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Android Developers Invited to Get Ready for Chrome OS

Google is close to bring Play to Chrome OS, making Android applications and media available to Chromebook users.

Google presented the first Chromebook prototype in 2010, with the first commercial notebooks coming to the market in the following year. Five years later, the Chromebook has managed to gather some market share especially in US where schools are now “buying more Chromebooks than all other devices combined” and “Chromebooks topped Macs” during Q1 of 2016, according to Google citing IDC. One of the factors accounting for the slow adoption of Chromebooks has been the inability to run native Windows applications and lack of support for running certain applications offline. We should mention though that enterprises have had the opportunity to run legacy Windows applications via Receiver for Chrome, a Citrix desktop virtualization solution.

To cover the gap of missing applications, Google has decided to bring the whole Play store and its over 1.5M applications to Chrome OS. They announced at the recent I/O 2016 that certain Chromebooks, Chromeboxes, and Chromebases will be able to access Play when M53 is made available in September. Users will be able to use Microsoft Apps developed for Android, including Word, Excel, PowerPoint, Outlook or Skype. Also, they will have the option to run them offline, as it is the case of Google Play Music.

Not all Chromebooks will get Play. This page lists devices that have qualified for running Android apps. Developers will be able to run their applications on Acer Chromebook R11, Asus Chromebook Flip and Chromebook Pixel (2015) starting in early June to get them ready when Play is opened to all Chromebooks. But not all applications will run on all Chromebooks due to lack of certain functionality and sensors. While data from GPS sensors can be replaced with location collected from Wi-Fi networks, applications requiring phone connectivity won’t run on Chromebooks because these are usually not equipped with one.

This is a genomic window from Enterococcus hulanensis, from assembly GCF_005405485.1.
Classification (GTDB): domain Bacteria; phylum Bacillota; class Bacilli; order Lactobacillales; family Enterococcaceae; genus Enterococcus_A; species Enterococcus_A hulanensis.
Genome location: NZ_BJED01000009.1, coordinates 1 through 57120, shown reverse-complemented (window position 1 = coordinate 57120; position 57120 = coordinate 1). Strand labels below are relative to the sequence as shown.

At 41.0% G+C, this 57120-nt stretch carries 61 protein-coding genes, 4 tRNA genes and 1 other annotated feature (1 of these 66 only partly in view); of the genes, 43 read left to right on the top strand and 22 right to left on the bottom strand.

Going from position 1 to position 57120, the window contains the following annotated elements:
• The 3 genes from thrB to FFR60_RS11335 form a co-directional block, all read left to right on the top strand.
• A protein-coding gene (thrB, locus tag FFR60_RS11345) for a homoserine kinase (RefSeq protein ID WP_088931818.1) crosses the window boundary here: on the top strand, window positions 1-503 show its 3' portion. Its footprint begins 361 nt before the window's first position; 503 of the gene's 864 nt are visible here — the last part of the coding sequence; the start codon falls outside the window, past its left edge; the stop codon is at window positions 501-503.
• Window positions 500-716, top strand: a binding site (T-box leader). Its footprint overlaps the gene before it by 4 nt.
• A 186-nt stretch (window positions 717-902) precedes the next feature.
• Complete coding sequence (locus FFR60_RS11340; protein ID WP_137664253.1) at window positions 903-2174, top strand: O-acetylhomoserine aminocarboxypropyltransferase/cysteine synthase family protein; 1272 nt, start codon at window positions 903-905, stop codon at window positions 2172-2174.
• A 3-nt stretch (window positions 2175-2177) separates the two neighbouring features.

Developers are encouraged by Google to prepare their applications for Chromebook. They need to address the following issues:

  • Touchscreen and sensors should be set as not required in the manifest.
  • Custom IMEs, home screens, launchers and widgets are not supported.
  • Use the provided multi-windows support. Android on Chrome OS will be able to run 3 windows at once in portrait, landscape and maximized mode.
  • Update the applications to make use of keyboard, mouse and trackpad.
  • Back up data externally to be able to restore it easily in case the user replaces the Chromebook with another.
  • Prepare for Android N so the application will be ready when Chromebooks will be updated to run it.

Organizations will be able to centrally manage Android applications on their Chromebooks by pushing/removing  certain applications, whitelisting or blacklisting some of them, including selectively across various departments.

Google has chosen to run Android in a container on Chrome OS, according to Kan Liu, Product Management Director of Chrome OS. Android accesses hardware through Chrome OS’ stack with little performance penalty. Applications should run well considering Chromebooks have usually more powerful hardware than phones.

For more details on making an Android application run properly on Chrome OS we recommend the session Bring Your Android App to Chrome OS from Google I/O 2016.

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